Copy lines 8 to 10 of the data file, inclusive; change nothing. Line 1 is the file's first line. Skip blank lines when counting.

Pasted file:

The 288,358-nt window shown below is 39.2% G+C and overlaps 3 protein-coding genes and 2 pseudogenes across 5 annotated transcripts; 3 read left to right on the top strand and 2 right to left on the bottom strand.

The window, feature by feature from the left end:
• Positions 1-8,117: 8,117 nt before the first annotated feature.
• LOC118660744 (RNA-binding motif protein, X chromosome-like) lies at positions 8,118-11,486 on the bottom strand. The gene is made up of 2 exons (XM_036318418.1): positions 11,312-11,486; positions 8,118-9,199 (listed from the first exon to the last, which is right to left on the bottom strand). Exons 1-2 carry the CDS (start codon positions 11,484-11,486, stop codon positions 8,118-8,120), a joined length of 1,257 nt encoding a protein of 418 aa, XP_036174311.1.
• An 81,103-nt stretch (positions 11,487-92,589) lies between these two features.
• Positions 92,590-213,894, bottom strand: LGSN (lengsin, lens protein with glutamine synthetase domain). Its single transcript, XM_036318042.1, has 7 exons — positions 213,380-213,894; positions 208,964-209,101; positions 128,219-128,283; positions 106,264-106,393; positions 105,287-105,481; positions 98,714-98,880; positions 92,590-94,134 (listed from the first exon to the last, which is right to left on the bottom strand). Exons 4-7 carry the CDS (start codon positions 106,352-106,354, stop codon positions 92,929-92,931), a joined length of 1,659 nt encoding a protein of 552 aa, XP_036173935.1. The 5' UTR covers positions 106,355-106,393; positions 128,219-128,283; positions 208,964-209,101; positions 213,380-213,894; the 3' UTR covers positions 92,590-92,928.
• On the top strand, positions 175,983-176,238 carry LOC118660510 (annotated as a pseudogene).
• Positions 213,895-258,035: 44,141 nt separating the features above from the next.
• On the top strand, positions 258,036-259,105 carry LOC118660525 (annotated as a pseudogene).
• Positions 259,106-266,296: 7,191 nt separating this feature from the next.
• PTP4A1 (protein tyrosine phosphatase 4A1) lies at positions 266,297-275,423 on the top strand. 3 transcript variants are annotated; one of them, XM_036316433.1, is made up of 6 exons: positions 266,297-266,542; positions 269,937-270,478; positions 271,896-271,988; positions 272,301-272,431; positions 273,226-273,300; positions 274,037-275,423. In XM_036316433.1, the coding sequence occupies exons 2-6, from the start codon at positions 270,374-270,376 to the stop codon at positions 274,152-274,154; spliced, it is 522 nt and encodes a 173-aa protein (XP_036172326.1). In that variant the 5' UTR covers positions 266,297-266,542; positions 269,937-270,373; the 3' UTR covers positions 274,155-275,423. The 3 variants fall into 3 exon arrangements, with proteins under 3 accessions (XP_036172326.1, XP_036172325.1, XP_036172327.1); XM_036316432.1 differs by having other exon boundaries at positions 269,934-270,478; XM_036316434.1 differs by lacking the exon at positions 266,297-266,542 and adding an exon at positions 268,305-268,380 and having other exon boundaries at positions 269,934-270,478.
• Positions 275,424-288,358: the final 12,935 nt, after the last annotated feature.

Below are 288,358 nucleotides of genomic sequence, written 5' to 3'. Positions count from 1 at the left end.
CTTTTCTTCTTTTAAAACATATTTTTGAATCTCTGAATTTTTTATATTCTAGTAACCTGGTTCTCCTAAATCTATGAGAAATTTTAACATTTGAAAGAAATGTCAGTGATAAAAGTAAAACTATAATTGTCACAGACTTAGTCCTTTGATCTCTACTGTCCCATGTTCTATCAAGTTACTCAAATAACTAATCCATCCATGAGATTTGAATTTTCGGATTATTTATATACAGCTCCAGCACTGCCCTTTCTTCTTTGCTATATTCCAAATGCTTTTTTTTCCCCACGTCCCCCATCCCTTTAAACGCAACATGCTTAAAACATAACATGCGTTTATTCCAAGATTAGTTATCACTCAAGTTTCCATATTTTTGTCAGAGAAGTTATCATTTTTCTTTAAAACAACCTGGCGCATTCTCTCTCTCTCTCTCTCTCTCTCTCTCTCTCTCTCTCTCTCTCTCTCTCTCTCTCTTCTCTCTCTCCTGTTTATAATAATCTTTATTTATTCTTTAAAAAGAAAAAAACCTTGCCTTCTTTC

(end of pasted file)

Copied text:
• Positions 213,895-258,035: 44,141 nt separating the features above from the next.
• On the top strand, positions 258,036-259,105 carry LOC118660525 (annotated as a pseudogene).
• Positions 259,106-266,296: 7,191 nt separating this feature from the next.